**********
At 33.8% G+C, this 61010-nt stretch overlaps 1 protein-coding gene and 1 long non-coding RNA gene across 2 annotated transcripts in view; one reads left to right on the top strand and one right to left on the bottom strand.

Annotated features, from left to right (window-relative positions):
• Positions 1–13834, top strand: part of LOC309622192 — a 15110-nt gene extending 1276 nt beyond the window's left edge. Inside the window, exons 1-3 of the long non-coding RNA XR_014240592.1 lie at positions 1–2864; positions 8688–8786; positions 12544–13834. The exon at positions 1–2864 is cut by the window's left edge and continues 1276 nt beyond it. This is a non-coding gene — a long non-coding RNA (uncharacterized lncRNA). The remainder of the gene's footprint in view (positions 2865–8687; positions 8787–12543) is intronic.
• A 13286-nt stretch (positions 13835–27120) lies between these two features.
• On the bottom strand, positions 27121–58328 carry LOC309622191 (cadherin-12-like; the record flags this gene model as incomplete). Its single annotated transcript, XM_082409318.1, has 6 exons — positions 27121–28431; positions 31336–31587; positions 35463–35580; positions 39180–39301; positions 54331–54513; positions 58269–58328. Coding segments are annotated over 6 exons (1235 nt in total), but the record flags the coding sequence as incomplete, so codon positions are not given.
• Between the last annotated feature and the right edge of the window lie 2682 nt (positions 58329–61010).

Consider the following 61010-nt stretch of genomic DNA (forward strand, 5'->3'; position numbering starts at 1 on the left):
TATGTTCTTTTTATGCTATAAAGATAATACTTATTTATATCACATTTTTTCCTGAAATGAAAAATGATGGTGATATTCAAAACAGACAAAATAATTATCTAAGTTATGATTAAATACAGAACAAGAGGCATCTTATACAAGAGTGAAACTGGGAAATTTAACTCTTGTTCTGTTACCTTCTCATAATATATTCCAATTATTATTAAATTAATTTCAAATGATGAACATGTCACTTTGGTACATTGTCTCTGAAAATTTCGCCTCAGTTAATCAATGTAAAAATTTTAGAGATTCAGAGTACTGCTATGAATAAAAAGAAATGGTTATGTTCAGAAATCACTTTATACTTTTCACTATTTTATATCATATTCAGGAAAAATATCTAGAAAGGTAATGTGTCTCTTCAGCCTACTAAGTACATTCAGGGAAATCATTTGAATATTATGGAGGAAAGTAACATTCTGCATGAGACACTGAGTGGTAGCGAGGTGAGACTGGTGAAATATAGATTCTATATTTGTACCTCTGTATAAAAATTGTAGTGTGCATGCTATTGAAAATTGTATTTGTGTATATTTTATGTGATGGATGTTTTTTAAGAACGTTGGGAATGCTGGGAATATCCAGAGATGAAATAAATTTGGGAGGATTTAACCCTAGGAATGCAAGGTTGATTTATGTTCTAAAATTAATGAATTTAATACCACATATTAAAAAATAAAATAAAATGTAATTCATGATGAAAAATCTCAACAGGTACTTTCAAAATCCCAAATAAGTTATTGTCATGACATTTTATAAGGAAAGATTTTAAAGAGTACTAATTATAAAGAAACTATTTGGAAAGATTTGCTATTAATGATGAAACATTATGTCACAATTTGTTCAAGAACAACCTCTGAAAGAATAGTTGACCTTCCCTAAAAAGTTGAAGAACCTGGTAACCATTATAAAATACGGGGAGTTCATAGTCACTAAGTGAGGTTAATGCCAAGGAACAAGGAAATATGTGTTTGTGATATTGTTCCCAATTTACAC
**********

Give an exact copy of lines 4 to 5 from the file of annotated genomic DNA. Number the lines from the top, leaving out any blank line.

• A 13286-nt stretch (positions 13835–27120) lies between these two features.
• On the bottom strand, positions 27121–58328 carry LOC309622191 (cadherin-12-like; the record flags this gene model as incomplete). Its single annotated transcript, XM_082409318.1, has 6 exons — positions 27121–28431; positions 31336–31587; positions 35463–35580; positions 39180–39301; positions 54331–54513; positions 58269–58328. Coding segments are annotated over 6 exons (1235 nt in total), but the record flags the coding sequence as incomplete, so codon positions are not given.